Thomas Jefferson Papers

Benjamin Vaughan’s Notes on Climate Change, March 1819

Benjamin Vaughan’s Notes on Climate Change

NB. There is something in the averages of the snow in p. 5. which perhaps requires revision.

The temperature of the springs in Kennebec has been given by a “friend” higher than the truth.

The Abbé Du Bos1 from some slender passages (easily explained away,) first endeavored to shew that there was an amelioration of climate since the times of the antients, as regards Europe. Mr Hume entered into the discussion; &, as I am told, Pelletier in his History of the Gauls. Others have copied these.—Then came the observers of the climates of the American world.

With respect to Europe, (saving what Pelletier may have said,) the accounts are to be contested in several ways: as. 1o By stating that accidents in the seasons, (answering to those in our times,) are not to be regarded: 2. By observing that elevations are to be allowed for. 3. By bringing into view the observations of modern travellers & recorders; which (when Swinburne is taken for Rome, Bell & various others for the Danube, & many travellers for Constantinople, Aleppo, &ca) exhibit great evidences of modern2 cold; as Cæsar’s commentaries, the decree about vines, several passages in monkish annals & in Shakespeare & in Hume’s history, do for temperate weather in former & in the middle ages.

With respect to this country, Dr Franklin’s distinction, as to Eastern & Western climates in middle latitudes in the Northern Hemisphere, is all important; & being established, it makes the U. S. parallel to China, and the N West coast of America parallel to the Western coasts of Europe; as observers shew to occur in fact.—Dr Franklin denied the mitigation of the climate as to cold, as judged of by his occasional examinations of the fact previous to his last return here.—But that there are changes of magnitude her[e] of other descriptions cannot be denied: & they require to be noted.

With respect to Dr Williams, he was a person whose character in some respects is said to have been less correct, than could have been wished: and it is certain that he overlooked many things.—Since his time, Mr Noah Webster is said to have published (in the Connecticut Phil. Trans. in 8vo) a paper to confirm Dr Franklin’s opinions.—Profr Farrar of Harvard has taken an opposite stand: but he had no complete views of the question.

March 1819.

MS (DLC: TJ Papers, 215:38346–7); written entirely in Vaughan’s hand on two small scraps; partially dated; hole in manuscript.

Benjamin Vaughan (1751–1835), merchant, author, and diplomat, was born in Jamaica but grew up in England. Although he attended the Warrington Academy and Trinity College, Cambridge University, read law at the Inns of Court in London, and received medical training from the University of Edinburgh, he ultimately became, like his father and father-in-law, a West Indies merchant. A friend of Benjamin Franklin, Thomas Paine, fellow Unitarian Joseph Priestley, and other notables, Vaughan edited the only collection of Franklin’s writings published during his lifetime, Political, Miscellaneous, and Philosophical Pieces (London, 1779; Sowerby, description begins E. Millicent Sowerby, comp., Catalogue of the Library of Thomas Jefferson, 1952–59, 5 vols. description ends no. 3053), and he wrote political essays under various pseudonyms. Despite his advocacy for American independence, his various political connections enabled him to serve as an unofficial British diplomatic agent at the peace negotiations in Paris early in the 1780s. Vaughan met TJ in 1786 and corresponded with him frequently thereafter. He was also elected to the American Philosophical Society in 1786, and he published a treatise promoting free trade three years later. A member of the British House of Commons, 1792–94, Vaughan fled to France in the latter year after falling under suspicion of supporting the French Revolution. He lived quietly thereafter in Switzerland and France until he immigrated to the United States in 1797. Vaughan settled permanently in Hallowell, District of Maine, where he amassed a large personal library, belonged to a number of literary and philosophical organizations, helped found the Maine Historical Society, and kept up a voluminous correspondence. Politically conservative late in life, he opposed the War of 1812 and American efforts to seize the Floridas (ODNB description begins H. C. G. Matthew and Brian Harrison, eds., Oxford Dictionary of National Biography, 2004, 60 vols. description ends ; ANB description begins John A. Garraty and Mark C. Carnes, eds., American National Biography, 1999, 24 vols. description ends ; DAB description begins Allen Johnson and Dumas Malone, eds., Dictionary of American Biography, 1928–36, 20 vols. description ends ; Leonard W. Labaree and others, eds., The Papers of Benjamin Franklin [1959– ], esp. 21:441–2; MB description begins James A. Bear Jr. and Lucia C. Stanton, eds., Jefferson’s Memorandum Books: Accounts, with Legal Records and Miscellany, 1767–1826, 1997, The Papers of Thomas Jefferson, Second Series description ends , 1:613n; PTJ description begins Julian P. Boyd, Charles T. Cullen, John Catanzariti, Barbara B. Oberg, James P. McClure, and others, eds., The Papers of Thomas Jefferson, 1950– , 42 vols. description ends , esp. 10:646–8; APS description begins American Philosophical Society description ends , Minutes, 21 July 1786 [MS in PPAmP]; New-Bedford [Mass.] Mercury, 18 Dec. 1835).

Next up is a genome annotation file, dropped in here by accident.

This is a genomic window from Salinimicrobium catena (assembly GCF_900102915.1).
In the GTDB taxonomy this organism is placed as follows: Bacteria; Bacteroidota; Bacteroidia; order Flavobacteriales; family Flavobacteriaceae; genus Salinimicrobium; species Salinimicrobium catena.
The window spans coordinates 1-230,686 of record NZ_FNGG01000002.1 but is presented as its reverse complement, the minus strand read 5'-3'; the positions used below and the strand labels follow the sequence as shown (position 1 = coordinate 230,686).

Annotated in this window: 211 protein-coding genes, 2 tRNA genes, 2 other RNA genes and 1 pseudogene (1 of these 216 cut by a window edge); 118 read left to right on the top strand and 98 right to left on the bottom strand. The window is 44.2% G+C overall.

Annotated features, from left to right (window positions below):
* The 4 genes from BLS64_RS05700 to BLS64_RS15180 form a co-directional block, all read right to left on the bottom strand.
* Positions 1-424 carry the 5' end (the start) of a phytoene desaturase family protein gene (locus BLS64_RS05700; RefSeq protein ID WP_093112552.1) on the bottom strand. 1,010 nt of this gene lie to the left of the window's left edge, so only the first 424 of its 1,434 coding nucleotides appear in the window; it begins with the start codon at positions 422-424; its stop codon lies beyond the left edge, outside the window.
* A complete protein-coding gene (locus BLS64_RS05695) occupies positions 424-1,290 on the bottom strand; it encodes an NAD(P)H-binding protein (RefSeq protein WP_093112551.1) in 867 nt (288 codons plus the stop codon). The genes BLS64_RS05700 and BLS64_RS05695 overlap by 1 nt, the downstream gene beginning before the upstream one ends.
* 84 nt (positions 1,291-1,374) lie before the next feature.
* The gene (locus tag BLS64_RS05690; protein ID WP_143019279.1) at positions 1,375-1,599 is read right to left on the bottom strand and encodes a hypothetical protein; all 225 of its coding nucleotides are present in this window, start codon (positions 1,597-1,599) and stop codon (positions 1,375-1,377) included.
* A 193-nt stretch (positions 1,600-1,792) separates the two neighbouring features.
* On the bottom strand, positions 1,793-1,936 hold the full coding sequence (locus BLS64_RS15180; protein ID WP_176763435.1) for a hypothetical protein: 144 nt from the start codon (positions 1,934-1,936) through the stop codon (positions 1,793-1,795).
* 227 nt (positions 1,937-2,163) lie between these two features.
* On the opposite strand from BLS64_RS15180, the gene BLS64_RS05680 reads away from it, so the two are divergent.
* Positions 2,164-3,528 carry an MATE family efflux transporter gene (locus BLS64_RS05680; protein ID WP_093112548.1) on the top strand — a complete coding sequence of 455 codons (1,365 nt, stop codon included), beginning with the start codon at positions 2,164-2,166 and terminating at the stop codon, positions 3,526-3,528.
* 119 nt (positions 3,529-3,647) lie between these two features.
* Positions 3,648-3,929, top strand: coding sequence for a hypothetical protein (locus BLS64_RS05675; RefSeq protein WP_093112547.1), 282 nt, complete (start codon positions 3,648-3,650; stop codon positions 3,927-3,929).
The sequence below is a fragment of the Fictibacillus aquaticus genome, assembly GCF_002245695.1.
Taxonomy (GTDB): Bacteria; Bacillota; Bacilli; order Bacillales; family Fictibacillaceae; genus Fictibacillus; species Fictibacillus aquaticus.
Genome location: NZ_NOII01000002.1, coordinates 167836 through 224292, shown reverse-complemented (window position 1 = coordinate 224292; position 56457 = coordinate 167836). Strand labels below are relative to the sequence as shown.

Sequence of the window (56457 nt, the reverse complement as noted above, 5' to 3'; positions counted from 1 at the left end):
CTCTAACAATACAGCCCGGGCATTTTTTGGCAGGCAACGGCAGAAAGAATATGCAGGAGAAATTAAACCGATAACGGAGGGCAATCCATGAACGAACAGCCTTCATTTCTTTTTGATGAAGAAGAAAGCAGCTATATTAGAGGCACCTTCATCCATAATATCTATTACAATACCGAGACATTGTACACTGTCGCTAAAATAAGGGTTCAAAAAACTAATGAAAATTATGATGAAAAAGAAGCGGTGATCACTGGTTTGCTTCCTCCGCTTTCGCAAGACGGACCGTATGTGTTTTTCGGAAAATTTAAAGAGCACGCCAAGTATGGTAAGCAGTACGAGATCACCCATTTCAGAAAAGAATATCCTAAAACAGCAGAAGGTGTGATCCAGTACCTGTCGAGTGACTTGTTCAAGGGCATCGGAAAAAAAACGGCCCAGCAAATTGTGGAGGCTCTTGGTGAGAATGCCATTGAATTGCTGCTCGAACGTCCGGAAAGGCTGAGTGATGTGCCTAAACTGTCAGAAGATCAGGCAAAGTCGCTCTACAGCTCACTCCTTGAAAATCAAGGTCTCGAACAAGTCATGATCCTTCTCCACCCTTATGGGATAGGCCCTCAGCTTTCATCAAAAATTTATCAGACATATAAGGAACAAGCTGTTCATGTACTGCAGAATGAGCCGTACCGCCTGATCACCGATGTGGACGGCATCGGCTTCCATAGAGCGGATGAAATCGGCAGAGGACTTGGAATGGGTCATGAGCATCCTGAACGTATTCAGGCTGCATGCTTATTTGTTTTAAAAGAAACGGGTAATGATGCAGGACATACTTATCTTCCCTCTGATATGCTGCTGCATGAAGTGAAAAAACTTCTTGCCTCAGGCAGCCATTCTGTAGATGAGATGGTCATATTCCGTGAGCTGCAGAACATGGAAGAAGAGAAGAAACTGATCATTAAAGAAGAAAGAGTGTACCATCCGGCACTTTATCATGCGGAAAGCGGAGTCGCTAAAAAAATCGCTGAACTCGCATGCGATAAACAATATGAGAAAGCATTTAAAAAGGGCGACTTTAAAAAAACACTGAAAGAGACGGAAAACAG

TJ gives the averages of the snow at Monticello and the temperature of the springs in kennebec on pages 5 and 8, respectively, of the manuscript of his Analysis of Weather Memorandum Book, Jan. 1817.